You look at the Maya UI.. There in bright orange you see all the primitive shapes you will ever need.. all kinds.. And to back that up.. You can go to the menu and hit the "create" button.
In Blender.. there isn't a visual affordance, for a sphere.. or a cube.. or any primitive. And if you go to the top menu.. You won't find one either. You need to go into the viewport - And hot the add button..
When I initially started out I scoured YouTube videos to find this. This interaction. - Create cube - Should be the simplest thing in the world. Yet it's not.
The Golden rules (Prof Alan Dix) of UX Navigation design, tied in with the "affordances". Is that a user needs to know.
- Where they are
- What they can do next
- Where they came from and how to go back
- Where the next action will lead them
These factors also tie in with memory, and how it affects cognitive load. Recognition and recall, are better means of optimising cognitive load during an interaction. Give people a UI or a task flow that is familiar, does not need to be identical, and they will perform better, and more efficiently.
There are 3 kinds of memory, long term, mezzanine and short term. Long term memories are based upon major events in our lives. And these stay with us. Short term memory typically may last from a few seconds to a few minutes. If someone asked you to recall a reference number while on a call, you could do it. But if you were asked to recall it the next day you'd forget.
Mezzanine memory, refers to the middle term you might recall what you had for lunch yesterday.
Now memory is not photographic, unless you are Sheldon Cooper, the mind forms images, and words and feelings which are vague. But when we encounter something similar, they become vivid again. In a sense the mind fills in the blanks.
That's what you want to achieve with a UI. That sense of recollection, recognition. - Familiarity, once again this ties into agency.
Ofcourse Blender may not have had this goal in mind when they designed their UX strategy. People through repetition will eventually learn the nuances of blender. As I did. I scoured many YouTube videos just to find out how to select/move/change the interface views.. But now its familiar and doesn't take a s long.
But if one of Blender's goals is to bring in users from the established software realm. Then this UX design strategy is not the ideal.
As a side note I recently started learning Houdini, 2021.. And I'm astounded at how similar the UI is to Maya. And how similar the interactions are to packages like Unreal engine. Like the node graphs, where you hit "tab" to create a new node.
The use of Vex language and the VOP gui. In Unreal you have blueprints and C++ programming. This in my opinion makes for successful UX design which is well thought out. because it takes out a level of Herculean cognitive effort, and saves time for the user. They'll adopt it faster.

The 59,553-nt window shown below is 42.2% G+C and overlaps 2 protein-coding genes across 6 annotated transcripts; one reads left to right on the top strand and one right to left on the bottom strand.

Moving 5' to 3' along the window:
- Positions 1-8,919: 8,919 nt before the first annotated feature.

The Maya and Houdini interface compared
UI considerations: The ability to scan, decoration and grouping
Visual perception, like most other human/bodily processes works to create the most results from the least effort. So the eye, scans. It takes more cognitive effort to look at each element in a UI, than it does to quickly identify the important ones.
Take a look at the Maya and Houdini interfaces. It becomes immediately apparent that the bright oranges, blues provide a strong contrast against the black. Those are the items that the eye notices first.
The layouts of the 2 apps, which ofcourse have very different interaction/task flows, are also similar.
The Tabbed layout up top. The main top menu. The left menu with tools, and the right with the "outliner" (File browser type design pattern.). And in Houdini the node graph. Here you can see care has been taken. With the principles of decoration and grouping. To make scanning, recognition and recall easier for the user.
On the Blender UI, there is also a tabbed layout. But the contrast makes it difficult to see. Also the tabbed layout and top menu are on the same line. The icons also look dull and lack contrast. It is using the 3 design patterns that the two above use, i.e.:
- Tabbed layout
- Top Menu
- Right menu/file browser pattern
But somehow the decoration and grouping of items is missing. And the top menu, and tabbed layout is on the same line. Which could lead to confusion. It might be worth moving these to separate lines.
Wider Usability considerations
A positive user experience also involves "accessibility". In this context I refer to accessibility with regards to how easy it is to learn. And how consistent the task flows remain. In a UI sense, I mean, how often when new functionality as added to buttons move around. And how often a series of keystrokes, or menu items one needs to access in order to complete a task changes.
In my experience, while learning Blender last year. The 8 or so videos provided by the Blender foundation as part of their YouTube channel, were not nearly as clear as what is provided by random users posting Blender content. Additionally when I arrived at Blender 2.8. Alot of the material outlined in the videos from previous years had become redundant, as the structure of the UI had changed dramatically. Which led to some frustration.
As a contrasting example, I learned Substance, and Unreal Engine simultaneously. And the content on their respective channels was on par if not better than paid learning content.
The question then, is.. Which ones are more accessible, and which ones less?
The intention of this piece is not to deride or bash Blender. Blender as a tool has been used within the Blender community to produce amazing work. Work that can stand shoulder to shoulder with most 3d software.
New functionality is constantly added. Perhaps the next step within the blender community, to enable wider adoption within the 3d commercial community. Is to give User Experience, and User cantered design a look.
I think Blender is a blessing to 3D artists globally it allows people to create magic. My intention with writing this article, is to prompt improvement. So that Blender usage commercially will one day be on par with the big players of 3D. I have no doubt it will.